The Arabian Gulf's oil exporting states must cut spending and narrow their budget shortfalls to keep their currencies pegged to the dollar, the International Monetary Fund says.
While substantial foreign assets have allowed the six members of the Gulf Cooperation Council to fix the value of their currencies to the greenback, keeping the status quo comes at a price as lower crude prices strain public finances, the lender said in a report titled Learning to Live with Cheaper Oil.
''When a country faces prolonged fiscal and external deficits, policy adjustment must come from fiscal consolidation measures,'' the IMF said in the report authored by Martin Sommer, deputy chief of its regional studies division. Maintaining the currency pegs ''will require sustained fiscal consolidation through direct expenditure cutbacks and non-oil revenue increases'', it said.
As investors increased bets that currency fixes may become too expensive to maintain, the United Arab Emirates and Saudi Arabia renewed their commitment to their pegs - with the latter also said to ban betting against its currency. Gulf oil producers' budgets swung from surplus to deficit as Brent crude fell by as much as 75 per cent from June 2014 to January this year, before a partial recovery in recent months.
Even after cutting spending, the combined budget gap in the GCC region, which also includes Kuwait, Qatar, Bahrain and Oman, as well as Algeria is expected to reach $900 billion for the period 2016-2021, and represent 7 per cent of their gross domestic product in the final year, the IMF said.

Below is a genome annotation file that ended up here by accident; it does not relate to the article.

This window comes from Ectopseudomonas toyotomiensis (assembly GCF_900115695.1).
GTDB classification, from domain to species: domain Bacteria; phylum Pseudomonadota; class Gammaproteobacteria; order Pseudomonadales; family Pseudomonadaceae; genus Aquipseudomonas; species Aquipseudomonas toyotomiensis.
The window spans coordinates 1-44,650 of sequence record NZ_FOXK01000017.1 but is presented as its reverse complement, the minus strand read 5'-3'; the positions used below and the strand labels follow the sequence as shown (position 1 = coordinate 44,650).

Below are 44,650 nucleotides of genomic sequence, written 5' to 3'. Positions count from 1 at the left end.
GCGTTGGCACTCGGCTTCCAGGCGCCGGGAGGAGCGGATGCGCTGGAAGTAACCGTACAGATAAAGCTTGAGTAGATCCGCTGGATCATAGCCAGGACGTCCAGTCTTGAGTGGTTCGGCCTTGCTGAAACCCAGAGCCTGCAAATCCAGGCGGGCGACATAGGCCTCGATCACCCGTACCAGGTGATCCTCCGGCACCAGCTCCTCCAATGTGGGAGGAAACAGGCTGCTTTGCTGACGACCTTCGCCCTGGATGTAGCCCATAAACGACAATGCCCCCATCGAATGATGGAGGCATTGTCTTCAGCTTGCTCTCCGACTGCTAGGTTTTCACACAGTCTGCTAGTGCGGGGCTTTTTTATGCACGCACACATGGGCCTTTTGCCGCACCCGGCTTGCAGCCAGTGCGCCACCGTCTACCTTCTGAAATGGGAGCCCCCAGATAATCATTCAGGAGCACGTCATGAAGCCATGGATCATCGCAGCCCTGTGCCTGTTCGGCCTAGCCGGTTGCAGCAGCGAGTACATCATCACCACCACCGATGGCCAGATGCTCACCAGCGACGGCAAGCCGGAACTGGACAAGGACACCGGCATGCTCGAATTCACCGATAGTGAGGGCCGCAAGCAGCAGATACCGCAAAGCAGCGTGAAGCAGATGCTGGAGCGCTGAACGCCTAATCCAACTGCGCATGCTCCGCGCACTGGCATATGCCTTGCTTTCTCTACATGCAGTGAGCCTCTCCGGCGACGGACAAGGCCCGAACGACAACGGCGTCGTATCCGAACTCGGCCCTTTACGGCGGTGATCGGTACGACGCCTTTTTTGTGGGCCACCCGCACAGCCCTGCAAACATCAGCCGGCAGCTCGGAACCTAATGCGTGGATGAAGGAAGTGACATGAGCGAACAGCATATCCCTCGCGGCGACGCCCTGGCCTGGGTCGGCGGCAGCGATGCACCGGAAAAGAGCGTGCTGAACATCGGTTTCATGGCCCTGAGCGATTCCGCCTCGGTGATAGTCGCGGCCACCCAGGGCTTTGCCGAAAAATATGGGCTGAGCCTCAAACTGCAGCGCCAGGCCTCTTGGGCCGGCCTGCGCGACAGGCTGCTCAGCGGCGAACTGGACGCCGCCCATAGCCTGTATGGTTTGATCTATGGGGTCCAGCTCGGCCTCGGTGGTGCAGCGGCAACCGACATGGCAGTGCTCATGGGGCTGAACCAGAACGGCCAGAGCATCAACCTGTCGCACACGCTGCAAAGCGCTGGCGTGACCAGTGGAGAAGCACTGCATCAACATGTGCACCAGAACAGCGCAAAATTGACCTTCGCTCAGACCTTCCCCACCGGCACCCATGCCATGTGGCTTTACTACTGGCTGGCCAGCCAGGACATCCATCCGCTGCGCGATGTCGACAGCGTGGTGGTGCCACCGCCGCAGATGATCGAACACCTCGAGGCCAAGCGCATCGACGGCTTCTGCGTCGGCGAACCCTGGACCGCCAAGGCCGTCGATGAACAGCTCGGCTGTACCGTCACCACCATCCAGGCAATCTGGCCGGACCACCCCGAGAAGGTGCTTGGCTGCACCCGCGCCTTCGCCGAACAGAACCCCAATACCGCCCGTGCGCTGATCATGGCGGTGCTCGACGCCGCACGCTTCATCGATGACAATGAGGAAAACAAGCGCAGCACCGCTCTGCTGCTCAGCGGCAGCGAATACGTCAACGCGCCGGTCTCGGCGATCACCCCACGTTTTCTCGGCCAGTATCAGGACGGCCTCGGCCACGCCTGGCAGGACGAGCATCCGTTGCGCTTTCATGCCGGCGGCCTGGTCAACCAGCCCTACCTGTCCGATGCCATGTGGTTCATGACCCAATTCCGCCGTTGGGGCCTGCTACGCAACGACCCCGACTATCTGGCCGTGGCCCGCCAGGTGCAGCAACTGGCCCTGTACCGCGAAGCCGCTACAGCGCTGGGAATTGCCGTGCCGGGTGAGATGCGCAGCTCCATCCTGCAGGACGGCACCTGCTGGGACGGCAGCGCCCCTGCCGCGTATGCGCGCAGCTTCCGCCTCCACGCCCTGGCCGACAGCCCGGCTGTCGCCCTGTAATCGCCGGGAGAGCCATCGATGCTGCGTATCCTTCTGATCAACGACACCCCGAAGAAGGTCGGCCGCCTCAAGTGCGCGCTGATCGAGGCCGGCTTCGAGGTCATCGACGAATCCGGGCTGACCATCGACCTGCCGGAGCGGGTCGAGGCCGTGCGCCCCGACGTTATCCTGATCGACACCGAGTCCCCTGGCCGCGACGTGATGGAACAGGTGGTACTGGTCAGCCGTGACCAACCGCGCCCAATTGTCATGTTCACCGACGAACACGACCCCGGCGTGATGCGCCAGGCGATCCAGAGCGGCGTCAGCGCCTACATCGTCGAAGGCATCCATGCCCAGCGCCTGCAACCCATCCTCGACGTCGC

Their debt-to-GDP ratio is expected to rise to 45 per cent in 2021 from 13 per cent last year as governments issue debt to plug their budget gaps.
Foreign assets give governments a varying amount of ''fiscal space'' to cope with lower oil prices, with Kuwait, Qatar and the UAE enjoying sizable buffers to finance ''more than 20-30 years of projected deficits'', the IMF said.
Even so, the GCC and Algeria need a fiscal ''adjustment'' of about 10 to 15 per cent of gross domestic product, with every $10-increase in the price of oil reducing that amount by about the equivalent of 4 per cent of GDP, the IMF said. The lender expects oil to rebound to about $50–$55 a barrel by the end of this decade, based on futures markets.
The GCC members can tackle imbalances via non-oil income and public spending measures, the report said. A value-added tax of 5 per cent would raise the equivalent of about 1.5 per cent of the region's GDP, while boosting public investment efficiency could save the equivalent of about 2 per cent of economic output, it said.